Trump and the “Big Six” group of Republican tax negotiators on Wednesday rolled out the most detailed look yet at the plan. It is the opening salvo of what is likely to be a long process to attempt to overhaul the tax code.
“Too many in our country are shut out of the dynamism of the US economy, which has led to the justifiable feeling that the system is rigged against hardworking Americans,” the nine-page plan reads. “With significant and meaningful tax reform and relief, we will create a fairer system that levels the playing field and extends economic opportunities to American workers, small businesses, and middle-income families.”
The Big Six has been meeting over the past few months to hash out the details of the tax plan. The group is Gary Cohn, the National Economic Council director; Steven Mnuchin, the Treasury secretary; Mitch McConnell, the Senate majority leader; Sen. Orrin Hatch, the Senate Finance Committee chairman; Paul Ryan, the House speaker; and Rep. Kevin Brady, the House Ways and Means Committee chairman.
Trump defies GOP over tax cuts for the rich
The president upends his party’s roll-out of a tax reform plan with promises not to benefit the wealthiest.
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Republicans Outline Biggest Tax-Code Overhaul In A Generation | Houston Public Media
After months of private negotiation, President Trump and GOP congressional leaders have revealed the outline of their tax plan. It calls for cuts in both individual and corporate tax rates.
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Personal tax changes:
- A bottom individual tax rate of 12%: The plan is designed to have three tax brackets (for now), with the lowest tax rate being 12%. That would represent a slight bump in the bottom bracket, as it now sits at 10%. People currently in the 15% marginal tax bracket would likely be included here.
- A middle tax bracket of 25%: It’s not specified what incomes would fall into this bracket.
- The top individual tax rate of 35%: That would be down from the current top rate of 39.6%.
- The possibility of a fourth, higher bracket: Due to Trump’s insistence that the taxes for the wealthiest Americans not increase, the plan proposes the possibility of a fourth tax bracket at a rate higher than 35% if the tax-writing committees wish. “An additional top rate may apply to the highest-income taxpayers to ensure that the reformed tax code is at least as progressive as the existing tax code and does not shift the tax burden from high-income to lower- and middle-income taxpayers,” the plan reads.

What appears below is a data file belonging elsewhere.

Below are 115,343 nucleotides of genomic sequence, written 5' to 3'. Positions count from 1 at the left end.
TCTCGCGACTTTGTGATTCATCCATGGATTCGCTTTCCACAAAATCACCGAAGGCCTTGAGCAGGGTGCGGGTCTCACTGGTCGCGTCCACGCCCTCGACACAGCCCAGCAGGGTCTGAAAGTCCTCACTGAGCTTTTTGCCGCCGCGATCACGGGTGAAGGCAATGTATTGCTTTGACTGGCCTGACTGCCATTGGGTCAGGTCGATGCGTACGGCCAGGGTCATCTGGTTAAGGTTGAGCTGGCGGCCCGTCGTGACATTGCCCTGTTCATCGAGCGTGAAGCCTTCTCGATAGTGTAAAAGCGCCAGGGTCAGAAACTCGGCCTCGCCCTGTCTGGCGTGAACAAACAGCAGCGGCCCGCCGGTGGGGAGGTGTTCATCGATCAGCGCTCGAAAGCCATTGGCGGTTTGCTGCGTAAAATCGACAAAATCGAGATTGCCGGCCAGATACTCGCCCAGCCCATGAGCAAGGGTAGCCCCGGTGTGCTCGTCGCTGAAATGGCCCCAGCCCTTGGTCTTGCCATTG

- A larger standard deduction: To avoid raising taxes on those currently in the 10% tax bracket, the standard deduction for all taxes would be doubled to $12,000 for individuals — up from $6,350 — and $24,000 for married couples — up from $12,700. These are slightly less than the doubled deduction expected. (And as noted Business Insider’s Josh Barro, the idea that this will save people money may be misleading.)
- Eliminates most itemized deductions: While not specifically named, the only deduction preserved in the plan explicitly are for charitable gifts and home mortgage interest.
- Increases the size of the child tax credit: A pet project of Ivanka Trump, the plan proposes to make the first $1,000 of the child tax credit refundable and would increase the income level at which the credit would phase out.
- Vague promises on retirement savings and other deductions: There are sections of the plan referring to retirement savings and other “provisions,” but details were sparse.
- Elimination of the state and local tax deduction: The SALT deduction allows people to deduct what they pay in state and local taxes from their federal tax bill. This deduction is mostly taken by wealthier Americans in Democratic states. Around one-third of the benefits from people using the SALT deduction comes from New York, New Jersey, and California.
- Elimination of the estate tax: Called the “death tax” in the plan, this tax only applied to inherited assets totaling $5.49 million or more in 2017. Very few households pay the estate tax, but it has been a long-time target for Republicans.